Cash For Bunk
I WAS DISAPPOINTED WITH YOUR ASSESSment of the failed “Cash for Clunkers” program (see WAW — Sept. '09, p.2).
You attempt to paint opponents as East and West coast elitists bent on destroying American manufacturing. Far from it! I find the program to be another chapter in the government's history of, despite its good intentions, weakening America's manufacturing base, perpetuating unemployment and making the American people poorer.
If you scratch below the childish partisan rhetoric on both sides of the debate, you will find substantive arguments as to why the program works against the interests of the American people.
Without Cash for Clunkers, the American people would have had working cars (albeit old ones); they would have had significantly less debt (both personal and government debt); used cars would be more abundant and affordable; and the auto industry would have more honest signals about the current automobile market.
Consider The Cost
AS YOU SO APTLY PUT IT, CARB IS ONCE again legislating technology without regard to the costs and consequences (see WAW — Aug. '09, p.3). Unfortunately they have been doing that for 42 years, and they were a major factor in California losing its manufacturing tax base through the '80s and '90s. But there seems to be no lessons learned from their fiascos either in California or anywhere else, as evidenced by the Letters to the Editor on the very next page (of Ward's AutoWorld).
The fact that we could not support millions of EVs on the electric grid or that many in Gen X or Y consider us all grumpy old men because we analyze innovation just proves the detriment of living in a soundbite world. EVs and hybrid cars sound wonderful, but we do not have a competent power grid nor the ability to dispose of or recycle the millions of batteries required.
Investigative reporting is a dying profession and skepticism a dying art. We need more information such as Ward's AutoWorld provides and fewer 30-second soundbites on how great some new unproven technology is, according to its inventor.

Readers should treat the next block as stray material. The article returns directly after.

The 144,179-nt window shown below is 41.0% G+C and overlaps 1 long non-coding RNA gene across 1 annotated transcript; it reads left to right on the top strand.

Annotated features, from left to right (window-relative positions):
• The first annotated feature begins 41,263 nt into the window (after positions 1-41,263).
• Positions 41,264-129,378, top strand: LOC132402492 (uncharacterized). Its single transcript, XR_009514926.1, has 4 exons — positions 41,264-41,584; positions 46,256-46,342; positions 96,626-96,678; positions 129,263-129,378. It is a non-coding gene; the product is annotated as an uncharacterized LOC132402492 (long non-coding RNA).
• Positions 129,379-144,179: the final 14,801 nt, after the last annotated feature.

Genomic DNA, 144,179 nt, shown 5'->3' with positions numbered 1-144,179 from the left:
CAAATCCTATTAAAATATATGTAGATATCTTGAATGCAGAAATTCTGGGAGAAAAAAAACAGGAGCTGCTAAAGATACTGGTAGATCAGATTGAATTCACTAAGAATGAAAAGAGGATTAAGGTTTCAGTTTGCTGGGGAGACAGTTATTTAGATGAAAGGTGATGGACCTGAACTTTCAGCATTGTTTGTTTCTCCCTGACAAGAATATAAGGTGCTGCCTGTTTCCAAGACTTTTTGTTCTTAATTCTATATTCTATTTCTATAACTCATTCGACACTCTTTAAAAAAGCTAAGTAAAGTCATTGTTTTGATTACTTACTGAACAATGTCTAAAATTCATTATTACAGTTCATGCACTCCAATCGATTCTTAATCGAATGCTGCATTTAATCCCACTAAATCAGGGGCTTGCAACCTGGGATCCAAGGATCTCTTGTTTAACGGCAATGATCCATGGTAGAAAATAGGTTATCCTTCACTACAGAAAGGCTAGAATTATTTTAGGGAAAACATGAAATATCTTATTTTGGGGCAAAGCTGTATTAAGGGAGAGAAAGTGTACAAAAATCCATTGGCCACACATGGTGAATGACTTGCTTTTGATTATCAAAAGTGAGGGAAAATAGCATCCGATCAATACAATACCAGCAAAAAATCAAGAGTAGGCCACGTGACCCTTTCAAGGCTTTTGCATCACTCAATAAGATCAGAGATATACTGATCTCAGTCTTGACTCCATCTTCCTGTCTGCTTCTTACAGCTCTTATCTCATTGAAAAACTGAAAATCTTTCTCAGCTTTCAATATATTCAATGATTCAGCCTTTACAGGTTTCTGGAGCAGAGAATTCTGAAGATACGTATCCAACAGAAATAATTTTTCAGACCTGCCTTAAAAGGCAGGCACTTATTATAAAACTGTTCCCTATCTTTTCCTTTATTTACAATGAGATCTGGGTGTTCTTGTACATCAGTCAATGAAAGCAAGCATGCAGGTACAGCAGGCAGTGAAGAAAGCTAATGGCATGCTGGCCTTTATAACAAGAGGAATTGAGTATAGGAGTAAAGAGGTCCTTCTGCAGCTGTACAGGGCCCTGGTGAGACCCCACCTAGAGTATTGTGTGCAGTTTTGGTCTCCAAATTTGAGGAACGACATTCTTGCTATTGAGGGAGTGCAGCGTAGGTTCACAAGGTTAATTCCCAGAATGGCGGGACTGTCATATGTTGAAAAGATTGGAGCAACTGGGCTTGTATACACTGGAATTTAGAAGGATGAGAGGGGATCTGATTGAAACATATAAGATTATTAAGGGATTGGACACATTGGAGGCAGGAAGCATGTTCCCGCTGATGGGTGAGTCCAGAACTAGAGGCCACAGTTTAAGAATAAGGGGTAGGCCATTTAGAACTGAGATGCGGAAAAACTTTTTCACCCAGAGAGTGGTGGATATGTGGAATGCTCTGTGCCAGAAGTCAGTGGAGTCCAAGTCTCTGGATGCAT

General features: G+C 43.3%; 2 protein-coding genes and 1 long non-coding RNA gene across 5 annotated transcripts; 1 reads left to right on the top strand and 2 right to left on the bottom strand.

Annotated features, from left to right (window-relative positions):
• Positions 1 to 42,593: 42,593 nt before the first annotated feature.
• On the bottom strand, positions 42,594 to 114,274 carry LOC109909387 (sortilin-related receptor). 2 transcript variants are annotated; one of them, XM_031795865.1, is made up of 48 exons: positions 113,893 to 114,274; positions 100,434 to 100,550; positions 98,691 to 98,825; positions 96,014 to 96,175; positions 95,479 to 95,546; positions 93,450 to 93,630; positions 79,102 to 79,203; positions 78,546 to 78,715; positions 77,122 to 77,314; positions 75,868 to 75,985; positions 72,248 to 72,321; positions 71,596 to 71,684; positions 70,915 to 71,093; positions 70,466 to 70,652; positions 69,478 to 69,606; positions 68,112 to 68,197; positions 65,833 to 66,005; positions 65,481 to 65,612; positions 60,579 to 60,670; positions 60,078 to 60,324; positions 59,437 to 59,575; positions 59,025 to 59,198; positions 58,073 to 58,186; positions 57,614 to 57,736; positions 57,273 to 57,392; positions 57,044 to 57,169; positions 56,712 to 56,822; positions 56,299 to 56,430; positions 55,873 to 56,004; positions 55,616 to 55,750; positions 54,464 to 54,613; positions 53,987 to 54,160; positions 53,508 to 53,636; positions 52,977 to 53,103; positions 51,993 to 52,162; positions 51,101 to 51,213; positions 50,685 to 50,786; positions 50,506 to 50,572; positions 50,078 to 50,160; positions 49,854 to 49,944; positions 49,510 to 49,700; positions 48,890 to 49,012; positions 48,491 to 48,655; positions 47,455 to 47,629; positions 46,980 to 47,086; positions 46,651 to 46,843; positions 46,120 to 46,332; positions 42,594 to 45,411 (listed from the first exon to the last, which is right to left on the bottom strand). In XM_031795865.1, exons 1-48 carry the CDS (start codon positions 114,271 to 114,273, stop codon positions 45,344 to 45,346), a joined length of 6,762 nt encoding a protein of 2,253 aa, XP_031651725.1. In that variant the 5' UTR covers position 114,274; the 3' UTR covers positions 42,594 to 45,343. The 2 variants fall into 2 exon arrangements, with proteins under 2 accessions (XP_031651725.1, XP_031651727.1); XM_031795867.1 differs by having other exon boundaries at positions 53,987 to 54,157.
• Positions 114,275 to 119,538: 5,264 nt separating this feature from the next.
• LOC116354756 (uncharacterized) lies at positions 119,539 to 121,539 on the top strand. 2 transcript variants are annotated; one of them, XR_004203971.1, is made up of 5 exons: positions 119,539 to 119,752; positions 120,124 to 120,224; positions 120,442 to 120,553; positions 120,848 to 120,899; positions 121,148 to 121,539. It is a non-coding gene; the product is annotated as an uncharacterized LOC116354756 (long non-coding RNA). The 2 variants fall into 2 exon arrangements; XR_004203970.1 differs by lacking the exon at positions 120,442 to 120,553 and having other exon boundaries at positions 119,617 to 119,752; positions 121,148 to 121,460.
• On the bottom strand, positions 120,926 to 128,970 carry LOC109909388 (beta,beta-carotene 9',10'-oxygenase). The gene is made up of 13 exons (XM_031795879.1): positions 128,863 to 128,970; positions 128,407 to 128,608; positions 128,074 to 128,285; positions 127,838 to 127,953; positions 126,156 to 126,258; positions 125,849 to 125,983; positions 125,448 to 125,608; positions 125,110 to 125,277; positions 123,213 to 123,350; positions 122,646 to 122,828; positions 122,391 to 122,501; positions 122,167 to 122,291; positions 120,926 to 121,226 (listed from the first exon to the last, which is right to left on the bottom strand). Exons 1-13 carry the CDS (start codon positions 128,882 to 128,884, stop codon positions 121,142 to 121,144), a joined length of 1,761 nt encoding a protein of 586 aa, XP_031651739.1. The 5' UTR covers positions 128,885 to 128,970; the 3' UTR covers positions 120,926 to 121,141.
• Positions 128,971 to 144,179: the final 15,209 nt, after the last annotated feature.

Yes, we will have new technology in future vehicles. But until Americans realize what the real costs are and are willing to pay for “green” technology, they'll be dragged along kicking and screaming.
Don't Forget Subaru
I WAS DISAPPOINTED TO SEE THE August story about green factories (see WAW — Aug. '09, pp.19) never mentioned the first auto assembly plant to go “zero landfill.”
Subaru of Indiana Automotive Inc. has always emphasized recycling and safety and has an official wetlands habitat area for herons, ducks and Canada geese, as well as wildlife areas supporting deer, coyotes and hawks.
Children at the onsite daycare center regularly see deer walking right outside their windows. There is a fishing pond stocked with bass, bluegill and catfish. What a great place to take your kids!
Safety may be the No.1 priority, but the environment is definitely No.2. I agree other companies have made great strides on environmental issues, but SIA shouldn't be left out.
Give U.S. Fiat Engines
I DON'T THINK A FIAT-BADGED PRODUCT would do well because of the prior Fiat auto efforts in the U.S. However, a nice engine and transmission package from Fiat in a Chrysler platform might be perfect. And maybe one of those great little diesel engines could be a nice option.
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